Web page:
I give Tully 7.5 dropped cell phones out of 10 loud toilet flushes.


2 thoughts on “Tully is a Candid and Humanizing Depiction of Motherhood

  1. I don’t think the film is trying to say that her life was actually improved by her psychosis. In real life, occasionally we do find a temporary burst of will (or mania) that gets us through a short period of time. Sometimes we feel like we just have to rise to the occasion, and sometimes we do rise, and sometimes we even fool ourselves into thinking we are happy with ourselves when we achieve the impossible. The real problem is that life in this form is not sustainable and a crash will come (sometimes literally and sometimes symbolically.) Marlo needed to remember all the lessons she had forgotten, and needed to find herself — or at least a new version of herself — amid motherhood and parenthood.

    As someone who has lived through three young children, including a five week pre-mature infant, I remember all-too-well the mind-numbing routine, and the utter exhaustion. And our our case, both parents took turns feeding the babies and it still felt overwhelming and impossible. And I remember how quickly I felt lost and alone and felt like maybe we had made a big mistake in leaving our youth behind all too quickly.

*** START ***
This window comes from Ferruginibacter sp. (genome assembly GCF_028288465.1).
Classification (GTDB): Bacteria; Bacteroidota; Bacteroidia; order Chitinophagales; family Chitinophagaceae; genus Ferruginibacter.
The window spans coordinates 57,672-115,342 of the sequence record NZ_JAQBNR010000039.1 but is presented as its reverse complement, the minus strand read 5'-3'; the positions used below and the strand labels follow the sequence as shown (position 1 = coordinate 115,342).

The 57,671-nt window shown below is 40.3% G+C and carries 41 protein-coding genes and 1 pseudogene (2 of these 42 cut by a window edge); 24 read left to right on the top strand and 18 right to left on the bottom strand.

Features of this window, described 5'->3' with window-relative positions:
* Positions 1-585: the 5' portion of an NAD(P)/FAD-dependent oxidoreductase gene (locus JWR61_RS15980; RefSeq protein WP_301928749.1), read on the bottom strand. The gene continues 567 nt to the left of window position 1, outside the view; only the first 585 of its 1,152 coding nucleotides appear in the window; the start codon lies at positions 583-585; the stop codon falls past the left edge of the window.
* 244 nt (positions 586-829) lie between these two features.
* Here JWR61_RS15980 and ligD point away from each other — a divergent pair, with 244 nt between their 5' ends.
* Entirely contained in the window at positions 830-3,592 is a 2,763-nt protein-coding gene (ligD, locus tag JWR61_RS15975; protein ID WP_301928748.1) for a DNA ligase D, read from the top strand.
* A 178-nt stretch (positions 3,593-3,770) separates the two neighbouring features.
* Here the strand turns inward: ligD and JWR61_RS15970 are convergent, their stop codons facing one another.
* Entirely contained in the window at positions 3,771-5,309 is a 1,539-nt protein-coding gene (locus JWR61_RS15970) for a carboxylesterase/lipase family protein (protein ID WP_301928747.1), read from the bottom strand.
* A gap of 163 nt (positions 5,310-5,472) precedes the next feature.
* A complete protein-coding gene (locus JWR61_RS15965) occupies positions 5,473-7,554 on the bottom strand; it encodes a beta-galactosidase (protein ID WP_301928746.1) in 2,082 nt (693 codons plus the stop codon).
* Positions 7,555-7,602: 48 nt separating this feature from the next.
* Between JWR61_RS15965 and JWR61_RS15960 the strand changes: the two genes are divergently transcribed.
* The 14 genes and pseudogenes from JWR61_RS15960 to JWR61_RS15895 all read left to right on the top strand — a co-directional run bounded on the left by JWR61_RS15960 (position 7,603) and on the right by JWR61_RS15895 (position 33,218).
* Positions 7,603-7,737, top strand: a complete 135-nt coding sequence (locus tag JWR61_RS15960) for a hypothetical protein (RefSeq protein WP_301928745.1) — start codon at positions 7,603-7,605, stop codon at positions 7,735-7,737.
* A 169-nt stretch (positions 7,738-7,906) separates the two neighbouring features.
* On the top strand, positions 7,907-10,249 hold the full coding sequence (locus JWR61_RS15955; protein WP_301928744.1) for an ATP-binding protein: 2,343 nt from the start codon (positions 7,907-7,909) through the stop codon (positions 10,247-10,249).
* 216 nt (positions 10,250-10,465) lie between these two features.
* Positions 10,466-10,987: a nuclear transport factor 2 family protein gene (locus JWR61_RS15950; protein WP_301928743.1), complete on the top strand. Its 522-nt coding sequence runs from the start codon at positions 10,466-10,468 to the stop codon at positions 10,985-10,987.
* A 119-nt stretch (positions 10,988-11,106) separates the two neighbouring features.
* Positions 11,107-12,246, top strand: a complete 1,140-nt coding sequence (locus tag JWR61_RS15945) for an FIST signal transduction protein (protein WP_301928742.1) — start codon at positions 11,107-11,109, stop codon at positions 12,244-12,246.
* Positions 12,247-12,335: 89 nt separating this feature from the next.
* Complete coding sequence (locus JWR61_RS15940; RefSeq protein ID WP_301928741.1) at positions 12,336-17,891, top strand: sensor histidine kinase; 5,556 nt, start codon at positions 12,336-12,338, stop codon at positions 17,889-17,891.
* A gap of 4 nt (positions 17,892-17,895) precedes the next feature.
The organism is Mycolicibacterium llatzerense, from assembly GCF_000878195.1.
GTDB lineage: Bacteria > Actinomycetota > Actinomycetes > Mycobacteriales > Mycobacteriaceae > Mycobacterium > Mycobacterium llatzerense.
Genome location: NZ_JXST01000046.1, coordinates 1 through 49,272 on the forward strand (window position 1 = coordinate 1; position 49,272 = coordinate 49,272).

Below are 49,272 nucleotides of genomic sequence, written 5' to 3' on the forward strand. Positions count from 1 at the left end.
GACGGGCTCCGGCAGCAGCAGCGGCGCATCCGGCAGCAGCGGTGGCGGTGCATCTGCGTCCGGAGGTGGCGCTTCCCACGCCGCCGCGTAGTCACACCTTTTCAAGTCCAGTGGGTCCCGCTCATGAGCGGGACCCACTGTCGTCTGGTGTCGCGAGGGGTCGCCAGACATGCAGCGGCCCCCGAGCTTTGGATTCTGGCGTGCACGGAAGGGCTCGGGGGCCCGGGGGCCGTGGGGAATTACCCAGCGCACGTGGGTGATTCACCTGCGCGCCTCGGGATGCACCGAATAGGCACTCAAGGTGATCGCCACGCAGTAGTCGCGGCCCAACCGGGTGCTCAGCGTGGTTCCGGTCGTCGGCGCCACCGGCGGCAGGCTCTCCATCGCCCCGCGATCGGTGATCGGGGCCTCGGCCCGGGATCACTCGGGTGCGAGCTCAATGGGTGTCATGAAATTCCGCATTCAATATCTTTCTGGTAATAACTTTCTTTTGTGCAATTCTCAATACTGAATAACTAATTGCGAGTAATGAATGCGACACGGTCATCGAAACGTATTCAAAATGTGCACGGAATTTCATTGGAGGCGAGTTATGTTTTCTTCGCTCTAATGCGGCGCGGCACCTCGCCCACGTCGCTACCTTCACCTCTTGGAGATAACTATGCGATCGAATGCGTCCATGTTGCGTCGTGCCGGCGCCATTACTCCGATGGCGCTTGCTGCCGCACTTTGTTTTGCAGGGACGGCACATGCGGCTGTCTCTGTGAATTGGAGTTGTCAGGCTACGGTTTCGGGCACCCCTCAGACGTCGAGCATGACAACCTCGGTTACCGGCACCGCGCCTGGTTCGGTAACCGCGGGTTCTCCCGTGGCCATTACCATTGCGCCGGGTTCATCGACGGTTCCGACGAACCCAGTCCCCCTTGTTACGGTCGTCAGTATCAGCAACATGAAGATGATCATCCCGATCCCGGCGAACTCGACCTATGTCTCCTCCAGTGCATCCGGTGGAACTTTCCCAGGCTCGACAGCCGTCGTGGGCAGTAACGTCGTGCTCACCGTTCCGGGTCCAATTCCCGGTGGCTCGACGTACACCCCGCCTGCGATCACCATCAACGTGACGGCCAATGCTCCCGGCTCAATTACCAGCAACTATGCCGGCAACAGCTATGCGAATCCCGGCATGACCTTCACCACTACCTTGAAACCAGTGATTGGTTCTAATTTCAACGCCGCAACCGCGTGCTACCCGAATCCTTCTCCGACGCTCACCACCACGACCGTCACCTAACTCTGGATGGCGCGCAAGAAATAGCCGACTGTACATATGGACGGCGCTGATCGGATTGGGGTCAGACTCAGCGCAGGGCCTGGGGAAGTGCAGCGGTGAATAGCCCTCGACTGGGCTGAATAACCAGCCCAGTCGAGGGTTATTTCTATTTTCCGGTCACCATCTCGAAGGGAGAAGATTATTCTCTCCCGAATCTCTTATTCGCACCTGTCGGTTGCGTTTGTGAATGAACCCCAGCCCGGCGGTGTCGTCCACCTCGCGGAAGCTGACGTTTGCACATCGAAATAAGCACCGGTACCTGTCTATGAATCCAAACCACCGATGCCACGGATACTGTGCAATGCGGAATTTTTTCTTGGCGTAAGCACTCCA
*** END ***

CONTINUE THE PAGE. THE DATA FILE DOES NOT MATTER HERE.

Just as the baby isn’t a character, I don’t think the the husband is a character either. Ron Livingston’s Drew may or not be a clueless and absent father. We have no way of knowing because we are completely within Marlo’s frame of mind and vision. We see only what she sees.

    The film goes out of it’s way not to label medical conditions or mental health, and I certainly can’t speak to treating mental health. But as a father and husband, I can say that sometimes we have to spiral a little bit before we wake up and realize something has to change. We need to talk to our partner, get some help, see a therapist, take more naps, change a job, get more exercise, or yes — listen to our inner child, our younger and wiser and idealistic self.

    I don’t think every story that touches on depression or mental illness requires full on therapy and treatment. Having lived life, and raised a family, sometimes time just takes time. Sometimes things do work out. And sometimes we get woken up with a jolt, having just crashed the car.